Third Samuels Lecture, University of Glasgow
Thursday 27 March 2014, 5.15 p.m.
Gannochy Room, Wolfson Medical Building
The Language of Blindness, Sightedness and the In-between in the History of English
Beatrix Busse, Professor of English Linguistics, University of Heidelberg
As ‘medical humanities’ has recently emerged as an interdisciplinary field of study, the humanities and arts, not only psychologists or neuroscientists, but also historians, anthropologists, sociologists, literary critics or linguists have addressed the investigation of the senses. For example, in a joint interdisciplinary project on the sense of sight and its impairments Annette Kern-Stähler (University of Berne) and I have become interested in exploring their historical representations, meanings, developments and evaluations in medieval and early modern English optical, philosophical, literary and scientific texts.
Drawing on some of our findings (Kern-Stähler and Busse forthcoming), this paper identifies a number of medieval and early modern historical linguistic representations and functions of concepts of blindness, sightedness and stages in between. Blindness is construed not as an absolute, but as a liminal condition ranging between sightedness and blindness.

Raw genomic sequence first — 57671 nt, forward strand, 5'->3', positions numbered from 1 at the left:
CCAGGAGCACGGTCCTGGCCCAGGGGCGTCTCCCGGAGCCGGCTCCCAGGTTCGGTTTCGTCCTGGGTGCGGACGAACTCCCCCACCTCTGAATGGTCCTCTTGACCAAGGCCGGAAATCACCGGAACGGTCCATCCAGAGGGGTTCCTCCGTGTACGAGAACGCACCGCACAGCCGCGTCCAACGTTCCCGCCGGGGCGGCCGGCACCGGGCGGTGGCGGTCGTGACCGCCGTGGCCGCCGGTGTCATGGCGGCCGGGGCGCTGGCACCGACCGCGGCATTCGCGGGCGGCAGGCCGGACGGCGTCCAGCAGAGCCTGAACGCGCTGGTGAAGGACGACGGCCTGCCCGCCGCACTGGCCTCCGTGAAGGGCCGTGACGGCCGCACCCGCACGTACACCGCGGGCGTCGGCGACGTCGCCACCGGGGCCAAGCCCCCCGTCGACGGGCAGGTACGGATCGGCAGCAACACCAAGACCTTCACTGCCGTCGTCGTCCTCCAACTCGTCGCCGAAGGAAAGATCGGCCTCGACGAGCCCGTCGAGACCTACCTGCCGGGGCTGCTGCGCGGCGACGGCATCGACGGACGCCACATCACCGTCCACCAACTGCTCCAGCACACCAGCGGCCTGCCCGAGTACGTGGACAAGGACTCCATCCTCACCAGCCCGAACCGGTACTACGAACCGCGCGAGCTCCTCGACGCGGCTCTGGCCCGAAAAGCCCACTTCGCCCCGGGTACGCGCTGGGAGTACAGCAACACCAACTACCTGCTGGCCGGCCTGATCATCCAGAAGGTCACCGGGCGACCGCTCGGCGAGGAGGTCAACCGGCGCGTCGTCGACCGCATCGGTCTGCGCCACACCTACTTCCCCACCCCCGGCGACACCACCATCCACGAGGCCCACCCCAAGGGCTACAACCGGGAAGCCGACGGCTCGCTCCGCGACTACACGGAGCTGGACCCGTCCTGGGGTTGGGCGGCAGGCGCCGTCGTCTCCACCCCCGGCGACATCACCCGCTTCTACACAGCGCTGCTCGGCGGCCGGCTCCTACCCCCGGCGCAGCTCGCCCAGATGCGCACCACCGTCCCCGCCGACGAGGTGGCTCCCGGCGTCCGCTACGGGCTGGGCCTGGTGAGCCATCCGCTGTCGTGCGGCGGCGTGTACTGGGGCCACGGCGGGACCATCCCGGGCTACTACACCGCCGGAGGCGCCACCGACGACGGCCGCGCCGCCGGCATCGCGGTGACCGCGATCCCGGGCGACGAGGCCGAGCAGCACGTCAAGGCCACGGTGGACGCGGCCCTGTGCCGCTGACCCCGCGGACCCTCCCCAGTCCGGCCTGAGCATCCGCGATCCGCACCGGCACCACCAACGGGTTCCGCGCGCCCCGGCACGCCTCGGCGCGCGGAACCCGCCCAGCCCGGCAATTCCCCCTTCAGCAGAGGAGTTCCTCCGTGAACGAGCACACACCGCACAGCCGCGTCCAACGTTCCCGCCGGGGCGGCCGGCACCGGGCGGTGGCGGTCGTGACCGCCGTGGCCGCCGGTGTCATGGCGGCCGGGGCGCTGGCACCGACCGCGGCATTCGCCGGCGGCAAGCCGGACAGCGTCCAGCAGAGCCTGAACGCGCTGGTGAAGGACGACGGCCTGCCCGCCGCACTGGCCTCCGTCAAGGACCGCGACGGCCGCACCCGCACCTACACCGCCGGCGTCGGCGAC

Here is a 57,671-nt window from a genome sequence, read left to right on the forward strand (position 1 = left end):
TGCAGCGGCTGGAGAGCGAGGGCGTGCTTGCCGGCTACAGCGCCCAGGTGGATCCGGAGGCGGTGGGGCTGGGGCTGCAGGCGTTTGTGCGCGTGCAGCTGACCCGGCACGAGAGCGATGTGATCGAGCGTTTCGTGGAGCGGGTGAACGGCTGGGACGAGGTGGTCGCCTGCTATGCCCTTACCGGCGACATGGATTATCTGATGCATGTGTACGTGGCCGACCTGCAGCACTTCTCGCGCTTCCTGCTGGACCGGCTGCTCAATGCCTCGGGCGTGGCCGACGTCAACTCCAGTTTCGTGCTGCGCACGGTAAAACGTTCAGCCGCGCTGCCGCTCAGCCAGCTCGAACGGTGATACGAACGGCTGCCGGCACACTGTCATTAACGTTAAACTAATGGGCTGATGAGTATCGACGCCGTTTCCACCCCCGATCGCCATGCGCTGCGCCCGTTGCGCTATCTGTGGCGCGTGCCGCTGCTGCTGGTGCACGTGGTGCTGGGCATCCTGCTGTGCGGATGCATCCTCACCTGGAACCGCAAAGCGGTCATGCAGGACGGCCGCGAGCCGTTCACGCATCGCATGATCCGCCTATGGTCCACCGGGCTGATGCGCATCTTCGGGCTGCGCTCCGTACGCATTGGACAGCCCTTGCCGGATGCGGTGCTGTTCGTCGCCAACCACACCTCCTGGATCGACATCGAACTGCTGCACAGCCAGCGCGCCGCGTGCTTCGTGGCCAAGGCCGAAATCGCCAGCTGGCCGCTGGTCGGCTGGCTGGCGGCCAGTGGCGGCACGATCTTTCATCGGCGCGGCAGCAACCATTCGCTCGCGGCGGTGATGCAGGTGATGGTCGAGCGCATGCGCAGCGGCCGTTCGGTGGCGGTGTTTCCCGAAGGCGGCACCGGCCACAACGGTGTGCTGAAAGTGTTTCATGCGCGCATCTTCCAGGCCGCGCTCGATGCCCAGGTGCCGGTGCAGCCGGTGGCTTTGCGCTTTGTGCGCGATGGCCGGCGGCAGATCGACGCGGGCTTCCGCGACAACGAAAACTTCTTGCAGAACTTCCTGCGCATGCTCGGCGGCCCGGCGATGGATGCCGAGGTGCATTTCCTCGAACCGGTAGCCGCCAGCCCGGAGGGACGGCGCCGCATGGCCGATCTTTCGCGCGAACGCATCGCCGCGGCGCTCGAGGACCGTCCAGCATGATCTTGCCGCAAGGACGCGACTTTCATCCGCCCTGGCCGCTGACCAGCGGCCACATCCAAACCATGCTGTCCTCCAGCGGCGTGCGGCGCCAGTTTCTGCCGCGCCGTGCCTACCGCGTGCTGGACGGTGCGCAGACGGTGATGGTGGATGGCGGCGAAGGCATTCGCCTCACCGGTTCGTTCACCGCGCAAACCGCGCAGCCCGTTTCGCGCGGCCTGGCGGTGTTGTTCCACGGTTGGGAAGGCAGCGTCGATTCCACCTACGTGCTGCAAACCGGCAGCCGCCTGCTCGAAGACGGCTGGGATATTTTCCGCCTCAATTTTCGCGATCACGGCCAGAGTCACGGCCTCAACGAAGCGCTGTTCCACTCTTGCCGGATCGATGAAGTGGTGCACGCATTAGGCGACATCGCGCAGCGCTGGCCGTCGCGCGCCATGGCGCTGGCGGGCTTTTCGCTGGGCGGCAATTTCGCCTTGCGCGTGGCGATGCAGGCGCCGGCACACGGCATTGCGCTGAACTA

As a comparative exercise, I will also ask whether this discursive construction of ‘the in-between’ can also be detected in historical linguistic representations of the sense of hearing and of deafness. The senses of sight and hearing and their impairments will be regarded not as mere ontological facts, but rather as social and cultural constructions, which need to be situated within socio-historical developments of medicalisation, vernacularisation and changing scientific paradigms.
Methodologically, this paper proposes a triangulation of quantitative and qualitative procedures, which has recently been more prominently suggested in new historical stylistics (Busse 2010, 2013) or historical pragmatics (Taavitsainen and Jucker 2013) and which combines, for example, corpus-assisted with philological approaches. Within this framework, the Historical Thesaurus of the Oxford English Dictionary is a crucial tool to identify historical linguistic sensory and auditory constructions.